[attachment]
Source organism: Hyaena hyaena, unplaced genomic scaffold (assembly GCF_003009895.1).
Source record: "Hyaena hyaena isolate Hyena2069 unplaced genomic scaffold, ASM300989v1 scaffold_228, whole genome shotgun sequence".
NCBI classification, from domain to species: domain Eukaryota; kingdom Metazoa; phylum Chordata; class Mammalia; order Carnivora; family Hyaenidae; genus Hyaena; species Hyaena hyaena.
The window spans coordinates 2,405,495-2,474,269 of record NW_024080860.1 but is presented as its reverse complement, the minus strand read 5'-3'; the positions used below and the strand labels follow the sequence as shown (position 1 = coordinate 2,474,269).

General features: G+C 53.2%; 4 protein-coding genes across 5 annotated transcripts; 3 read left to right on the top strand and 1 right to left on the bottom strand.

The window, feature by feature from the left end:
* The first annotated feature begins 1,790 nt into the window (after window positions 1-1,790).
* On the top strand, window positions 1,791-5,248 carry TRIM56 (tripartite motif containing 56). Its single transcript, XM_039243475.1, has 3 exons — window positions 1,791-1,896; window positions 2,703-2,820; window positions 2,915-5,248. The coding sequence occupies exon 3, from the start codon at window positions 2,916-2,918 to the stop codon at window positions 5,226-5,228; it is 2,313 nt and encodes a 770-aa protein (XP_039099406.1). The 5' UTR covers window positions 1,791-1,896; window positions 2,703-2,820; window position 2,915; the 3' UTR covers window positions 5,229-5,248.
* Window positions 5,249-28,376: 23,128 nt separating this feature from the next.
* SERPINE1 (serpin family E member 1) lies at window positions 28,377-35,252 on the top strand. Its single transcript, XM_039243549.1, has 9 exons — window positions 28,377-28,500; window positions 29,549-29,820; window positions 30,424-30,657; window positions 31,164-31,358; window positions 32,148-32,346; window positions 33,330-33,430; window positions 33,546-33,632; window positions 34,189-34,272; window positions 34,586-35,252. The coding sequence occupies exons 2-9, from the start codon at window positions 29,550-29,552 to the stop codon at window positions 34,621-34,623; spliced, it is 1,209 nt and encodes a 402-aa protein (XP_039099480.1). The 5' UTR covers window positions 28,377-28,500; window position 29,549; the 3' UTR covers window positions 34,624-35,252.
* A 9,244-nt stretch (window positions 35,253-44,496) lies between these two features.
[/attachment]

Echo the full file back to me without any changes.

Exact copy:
Source organism: Hyaena hyaena, unplaced genomic scaffold (assembly GCF_003009895.1).
Source record: "Hyaena hyaena isolate Hyena2069 unplaced genomic scaffold, ASM300989v1 scaffold_228, whole genome shotgun sequence".
NCBI classification, from domain to species: domain Eukaryota; kingdom Metazoa; phylum Chordata; class Mammalia; order Carnivora; family Hyaenidae; genus Hyaena; species Hyaena hyaena.
The window spans coordinates 2,405,495-2,474,269 of record NW_024080860.1 but is presented as its reverse complement, the minus strand read 5'-3'; the positions used below and the strand labels follow the sequence as shown (position 1 = coordinate 2,474,269).

General features: G+C 53.2%; 4 protein-coding genes across 5 annotated transcripts; 3 read left to right on the top strand and 1 right to left on the bottom strand.

The window, feature by feature from the left end:
* The first annotated feature begins 1,790 nt into the window (after window positions 1-1,790).
* On the top strand, window positions 1,791-5,248 carry TRIM56 (tripartite motif containing 56). Its single transcript, XM_039243475.1, has 3 exons — window positions 1,791-1,896; window positions 2,703-2,820; window positions 2,915-5,248. The coding sequence occupies exon 3, from the start codon at window positions 2,916-2,918 to the stop codon at window positions 5,226-5,228; it is 2,313 nt and encodes a 770-aa protein (XP_039099406.1). The 5' UTR covers window positions 1,791-1,896; window positions 2,703-2,820; window position 2,915; the 3' UTR covers window positions 5,229-5,248.
* Window positions 5,249-28,376: 23,128 nt separating this feature from the next.
* SERPINE1 (serpin family E member 1) lies at window positions 28,377-35,252 on the top strand. Its single transcript, XM_039243549.1, has 9 exons — window positions 28,377-28,500; window positions 29,549-29,820; window positions 30,424-30,657; window positions 31,164-31,358; window positions 32,148-32,346; window positions 33,330-33,430; window positions 33,546-33,632; window positions 34,189-34,272; window positions 34,586-35,252. The coding sequence occupies exons 2-9, from the start codon at window positions 29,550-29,552 to the stop codon at window positions 34,621-34,623; spliced, it is 1,209 nt and encodes a 402-aa protein (XP_039099480.1). The 5' UTR covers window positions 28,377-28,500; window position 29,549; the 3' UTR covers window positions 34,624-35,252.
* A 9,244-nt stretch (window positions 35,253-44,496) lies between these two features.